Tennessee Governor Bill Haslam, at ETTP's fire station, discusses economic opportunities in Oak Ridge.
On March 21, Tennessee Governor Bill Haslam visited the Energy Department’s East Tennessee Technology Park in Oak Ridge. During his visit, he met leadership from Oak Ridge’s Office of Environmental Management (OREM) and URS|CH2M Oak Ridge (UCOR), the site’s primary cleanup contractor, along with state and local officials to learn how environmental cleanup is paving the way for economic development in the region.
During the meeting, OREM Deputy Manager Sue Cange discussed how cleanup is changing the landscape at the East Tennessee Technology Park (ETTP) and the opportunities the site offers to attract major business and industry to locate at the site.
“It’s unbelievable the transformation I’ve witnessed since arriving 23 years ago,” said Cange. “As we make large strides in cleanup at ETTP, we have all of the tools necessary to achieve our goal of converting the site into a private business and industrial park. We have the infrastructure, technology, and unparalleled partnerships.”
OREM spent time acknowledging the strong relationships with its stakeholders, environmental regulators, contractors, and state and local officials that have led to its reindustrialization success. Some of the most vital partnerships for economic development involve the City of Oak Ridge and the Community Reuse Organization of East Tennessee.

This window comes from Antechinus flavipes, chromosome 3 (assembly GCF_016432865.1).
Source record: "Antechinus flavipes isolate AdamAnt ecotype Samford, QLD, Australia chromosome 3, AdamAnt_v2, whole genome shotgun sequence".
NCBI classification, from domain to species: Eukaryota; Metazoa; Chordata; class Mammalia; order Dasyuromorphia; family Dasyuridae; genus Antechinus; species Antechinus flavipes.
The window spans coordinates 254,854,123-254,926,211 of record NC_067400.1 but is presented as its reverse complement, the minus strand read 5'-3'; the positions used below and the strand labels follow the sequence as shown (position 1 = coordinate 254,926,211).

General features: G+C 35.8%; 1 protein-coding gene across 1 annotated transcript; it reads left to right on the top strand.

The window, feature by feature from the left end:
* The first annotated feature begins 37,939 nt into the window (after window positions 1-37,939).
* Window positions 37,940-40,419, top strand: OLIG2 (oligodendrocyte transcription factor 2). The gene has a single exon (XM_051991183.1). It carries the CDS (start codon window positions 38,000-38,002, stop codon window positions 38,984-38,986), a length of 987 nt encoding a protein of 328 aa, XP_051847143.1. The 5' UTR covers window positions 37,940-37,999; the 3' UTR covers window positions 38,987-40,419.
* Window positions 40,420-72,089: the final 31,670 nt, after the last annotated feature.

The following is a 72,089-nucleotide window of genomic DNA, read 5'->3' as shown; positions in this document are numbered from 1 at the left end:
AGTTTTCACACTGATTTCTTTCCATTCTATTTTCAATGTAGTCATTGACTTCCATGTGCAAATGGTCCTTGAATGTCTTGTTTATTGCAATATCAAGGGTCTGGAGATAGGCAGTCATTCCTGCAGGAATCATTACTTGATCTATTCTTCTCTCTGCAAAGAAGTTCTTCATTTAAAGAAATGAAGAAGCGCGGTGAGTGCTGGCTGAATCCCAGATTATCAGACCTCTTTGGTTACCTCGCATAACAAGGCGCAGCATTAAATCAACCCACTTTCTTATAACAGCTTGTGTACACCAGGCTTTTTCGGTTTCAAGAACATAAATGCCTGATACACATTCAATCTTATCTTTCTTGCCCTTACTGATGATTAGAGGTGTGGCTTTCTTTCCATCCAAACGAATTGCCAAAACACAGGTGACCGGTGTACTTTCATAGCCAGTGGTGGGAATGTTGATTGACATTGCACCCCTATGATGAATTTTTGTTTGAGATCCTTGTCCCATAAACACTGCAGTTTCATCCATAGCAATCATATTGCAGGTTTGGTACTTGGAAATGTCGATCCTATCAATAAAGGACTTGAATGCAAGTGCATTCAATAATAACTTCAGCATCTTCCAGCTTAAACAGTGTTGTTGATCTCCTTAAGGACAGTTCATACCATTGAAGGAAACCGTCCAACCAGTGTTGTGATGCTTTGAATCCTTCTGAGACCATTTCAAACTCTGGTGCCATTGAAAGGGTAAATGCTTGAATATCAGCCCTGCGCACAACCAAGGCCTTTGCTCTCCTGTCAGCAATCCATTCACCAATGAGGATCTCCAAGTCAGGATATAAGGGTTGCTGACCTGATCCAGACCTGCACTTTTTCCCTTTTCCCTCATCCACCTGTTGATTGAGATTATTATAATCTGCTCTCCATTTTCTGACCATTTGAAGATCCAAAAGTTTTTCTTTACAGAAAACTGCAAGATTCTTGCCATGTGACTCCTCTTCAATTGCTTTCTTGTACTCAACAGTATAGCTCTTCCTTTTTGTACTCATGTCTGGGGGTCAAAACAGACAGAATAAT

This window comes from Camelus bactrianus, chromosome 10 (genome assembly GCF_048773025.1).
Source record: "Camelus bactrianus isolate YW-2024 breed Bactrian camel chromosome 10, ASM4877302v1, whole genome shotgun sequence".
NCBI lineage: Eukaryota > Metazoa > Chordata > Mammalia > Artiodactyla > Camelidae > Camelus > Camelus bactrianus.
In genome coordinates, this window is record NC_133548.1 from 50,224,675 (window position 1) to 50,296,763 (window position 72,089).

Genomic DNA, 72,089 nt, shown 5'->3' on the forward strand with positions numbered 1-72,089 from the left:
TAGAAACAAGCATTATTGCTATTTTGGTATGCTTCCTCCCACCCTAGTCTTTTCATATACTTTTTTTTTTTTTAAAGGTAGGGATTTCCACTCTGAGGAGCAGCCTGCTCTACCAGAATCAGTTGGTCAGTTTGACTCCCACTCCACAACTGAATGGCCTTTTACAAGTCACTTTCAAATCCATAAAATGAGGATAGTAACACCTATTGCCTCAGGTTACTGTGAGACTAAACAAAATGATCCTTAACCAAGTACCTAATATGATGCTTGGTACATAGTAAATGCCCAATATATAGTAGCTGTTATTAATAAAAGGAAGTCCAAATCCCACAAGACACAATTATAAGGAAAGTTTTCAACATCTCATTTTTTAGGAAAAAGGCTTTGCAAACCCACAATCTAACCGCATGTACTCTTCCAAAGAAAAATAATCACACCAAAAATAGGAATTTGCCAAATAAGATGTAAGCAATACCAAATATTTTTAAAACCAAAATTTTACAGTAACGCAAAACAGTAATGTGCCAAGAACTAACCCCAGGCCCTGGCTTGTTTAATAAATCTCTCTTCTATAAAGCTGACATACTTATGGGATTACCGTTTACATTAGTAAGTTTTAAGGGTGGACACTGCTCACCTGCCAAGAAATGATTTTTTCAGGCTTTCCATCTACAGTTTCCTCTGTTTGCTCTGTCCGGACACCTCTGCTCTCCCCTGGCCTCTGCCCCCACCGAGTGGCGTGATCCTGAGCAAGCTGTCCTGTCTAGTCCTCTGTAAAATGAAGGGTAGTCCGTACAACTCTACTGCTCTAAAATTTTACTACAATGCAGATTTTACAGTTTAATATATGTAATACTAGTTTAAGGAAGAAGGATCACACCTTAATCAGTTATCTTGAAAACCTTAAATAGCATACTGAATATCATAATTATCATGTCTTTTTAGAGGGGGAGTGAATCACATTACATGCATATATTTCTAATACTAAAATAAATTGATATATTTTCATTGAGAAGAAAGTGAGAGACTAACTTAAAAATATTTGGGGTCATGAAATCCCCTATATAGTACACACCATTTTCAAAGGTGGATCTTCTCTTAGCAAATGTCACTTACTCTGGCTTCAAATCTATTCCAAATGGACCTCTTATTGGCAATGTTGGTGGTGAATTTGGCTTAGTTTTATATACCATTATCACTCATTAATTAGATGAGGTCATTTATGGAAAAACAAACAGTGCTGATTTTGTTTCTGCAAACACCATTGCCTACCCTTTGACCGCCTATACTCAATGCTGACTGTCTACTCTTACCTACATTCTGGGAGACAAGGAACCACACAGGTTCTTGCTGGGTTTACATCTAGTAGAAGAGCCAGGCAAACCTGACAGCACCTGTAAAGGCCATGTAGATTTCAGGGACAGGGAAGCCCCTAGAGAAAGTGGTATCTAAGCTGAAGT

To date, the Energy Department has already worked with these parties to transfer infrastructure, emergency response services, and 700 acres for reuse, and more can be transferred and leased as cleanup continues.
After the morning briefing, Governor Haslam spoke with media and echoed the belief that Oak Ridge has great potential for major industry and business. He cited the proximity to infrastructure, interstates, airports, and major centers for education.
“It’s incredibly exciting to see the economic development potential of this property,” Haslam said. “As a state, we have a real vested interest in what happens here.”
The governor also discussed the Energy Department’s other assets in Oak Ridge that provide great advantages for industry searching for a new home.
“I think you always want to recruit to your strengths,” he said. “I think the nation’s best national lab is seven minutes away. Anything that can be related to other work here in Oak Ridge is a natural.”
Through leases and transfers, the Energy Department has saved more than $110 million and brought in dozens of businesses. In addition, OREM saves $6 million annually since transitioning onsite fire and emergency services to the city. These savings allow the agency to direct more funds to cleanup and accelerate timetables to completely transfer ETTP to the private sector.
“The cleanup is important to us because it opens up a window of opportunity by having this big a piece of property right here in East Tennessee,” Haslam said.